22Endovascular Therapy Anterior 12 hours Posterior <24h NIHSS >7 Evidence of Large vessel occlusion, hemodynamically unstableLarge penumbra or clinical mismatch
2325% vs 42.9%## MCA Occlusion Basilar Occlusion Recanalization rate IV TPA:M1: 22%, M2:44%‡Mortality:25% vs 42.9%##Recanalization rate with IV TPA: <10%Mortality: 90%(persistent occlusion)**Internal Carotid OcclusionRecanalization rate with IV TPA: <10%Mortality: 73%(persistent occlusion)^^‡Alexandrov et al. Stroke## Proact II: Jama 1999**Meta analysis Furlan et al^^ Flint et al. MERCI Registry Stroke 2008
24The Importance of Recanalization Recanalization is strongly associated with improved function outcomes and reduced mortality.
25Meta-analysis shows a strong correlation between opening the blood vessel and patient good outcomes Rha JH, Saver JL. The impact of recanalization on ischemic stroke outcome: a meta-analysis. Stroke Mar;38(3):
29IMS III: Interventional Management of Stroke 3 Patients who had received intravenous rt-PA within 3 hours after symptom onset were randomized 2:1 to:IV tPA + IA therapyIV t-PA alonePrimary outcome measure: 90-day mRS ≤ 2Broderick JP. NEJM 2013;368:
30Primary outcome: IMS III mRS < 2 95% CI: -6.1% to +9.1%40.8% with endovascular + IV rt-PA38.7% with IV rt-PA aloneBroderick JP. NEJM 368: , 2013
32MR RESCUE: Methods ≤ 8 hours of onset Anterior circulation LVO Randomized to either EVT or Medical Mgmt“penumbral” pattern by CT or MRIPenumbra : “Small core” (<90 cc), large penumbraNon-Penumbral: Large core and small/absent penumbraIV tPA treated patients without recan were eligible if MRA or CTA showed persistent occlusionKidwell CS. NEJM 2013 Mar 7;368(10):914-2332
33MR RESCUE: 90-day mRS NO DIFFERENCE IN OUTCOMES Endovascular vs. medical therapyPenumbra vs. no penumbrap=0.23p=0.32Kidwell CS. NEJM 368: , 2013
35Synthesis Expansion: Outcomes Primary Outcome (mRS < 1)30.4% EVT34.8% IV tPADeath RatesEVT: 14 (8%)IV tPA: 11 (6%)Italian Medicines Agency (AIFA)“EVT is not superior to standard treatment with IV tPA”Ciccone A. NEJM 368: , 2013
36IMS III Protocol Versus Contemporary Practice The majority of patients included in the studyWere not imaged using modern approachesWere not triaged using modern approachesWere not treated using modern approaches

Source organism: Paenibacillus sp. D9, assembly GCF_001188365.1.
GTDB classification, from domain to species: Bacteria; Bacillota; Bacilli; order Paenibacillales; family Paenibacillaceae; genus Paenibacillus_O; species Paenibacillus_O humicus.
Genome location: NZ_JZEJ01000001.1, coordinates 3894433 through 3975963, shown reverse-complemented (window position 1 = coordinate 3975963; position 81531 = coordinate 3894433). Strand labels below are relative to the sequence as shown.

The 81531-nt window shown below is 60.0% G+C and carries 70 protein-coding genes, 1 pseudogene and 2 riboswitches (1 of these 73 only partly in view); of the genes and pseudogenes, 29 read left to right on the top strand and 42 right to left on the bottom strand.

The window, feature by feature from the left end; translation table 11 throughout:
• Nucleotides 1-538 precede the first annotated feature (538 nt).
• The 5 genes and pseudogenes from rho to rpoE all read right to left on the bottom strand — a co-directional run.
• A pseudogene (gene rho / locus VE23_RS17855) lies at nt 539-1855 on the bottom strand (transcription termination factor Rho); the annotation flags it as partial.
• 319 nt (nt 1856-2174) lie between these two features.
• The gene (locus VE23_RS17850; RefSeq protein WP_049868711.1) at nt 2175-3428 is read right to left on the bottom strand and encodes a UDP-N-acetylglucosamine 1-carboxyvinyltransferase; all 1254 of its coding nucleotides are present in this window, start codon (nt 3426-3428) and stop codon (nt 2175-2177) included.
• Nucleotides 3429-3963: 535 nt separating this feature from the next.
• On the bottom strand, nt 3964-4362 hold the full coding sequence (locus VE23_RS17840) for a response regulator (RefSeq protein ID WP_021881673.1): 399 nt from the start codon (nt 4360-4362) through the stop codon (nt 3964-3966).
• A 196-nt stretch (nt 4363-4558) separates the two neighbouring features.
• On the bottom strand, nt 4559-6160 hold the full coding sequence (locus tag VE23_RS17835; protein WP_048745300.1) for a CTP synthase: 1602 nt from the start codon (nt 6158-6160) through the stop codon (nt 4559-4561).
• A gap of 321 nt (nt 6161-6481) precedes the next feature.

37Imaging Assessment Basic Head CT only in most patients More than 40% of IMS III patients had baseline CT with ASPECTS < 7
40Patient Selection Matters: Penumbra Pivotal Trial Independent Blinded Retrospective Analysis Baseline NCCT Data Using ASPECTSmRS ≤ 2Large Infarct8/53 ptsSmall Infarct15/30 ptsGoyal M. Stroke 2010
41IMS III - Imaging Assessment Patients with “large clear regions of hypodensity” (darker than white matter and brighter than CSF) on CT, greater than 1/3rd of MCA territory were excludedSulcal effacement and loss of grey-white matter differentiation were not contraindicationsMany patients would have likely been excluded with more conservative CT reading (ASPECTS), CTA-SI (source image) ASPECTS, MR Diffusion ASPECTS, CT Perfusion or MR Perfusion
43IMS III – EVT Arm Would ALL have been screened out with CTA 89 patients with ”no treatable or treated thrombus”33 no thrombus seen34 thrombus not treatable by EVT12 with treatable thrombus but not treatedNo reason (1)Couldn’t safely cross occlusion (3)Recanalization during angio (2)Occlusion not responsible for clinical presentation (2)No reason (2)Would ALL have been screened out with CTA
44Clot characteristics (length) No Clot > 8mm recanalized with IV tPA43% of large vessel occlusions have greater than 8 mm clot lengths144
45IMS III: Baseline CTA Occlusion Present – 90 day mRS van Elteren test p-value
46IMS III: Baseline CTA Occlusion Present - NIHSS > 20 van Elteren test p-value
47TICI Score Grade 0 No perfusion Grade 1 Perfusion past the initial obstruction, but limited distal branch filling with little or slow distal perfusionGrade 2a Perfusion of less than ½ of the vascular distribution of the occluded artery (e.g., filling and perfusion through 1 M2 division)Grade 2b Perfusion of ½ or greater of the vascular distribution of the occluded artery (e.g., filling and perfusion through 2 or more M2 divisions)Grade 3 Full perfusion with filling of all distal branches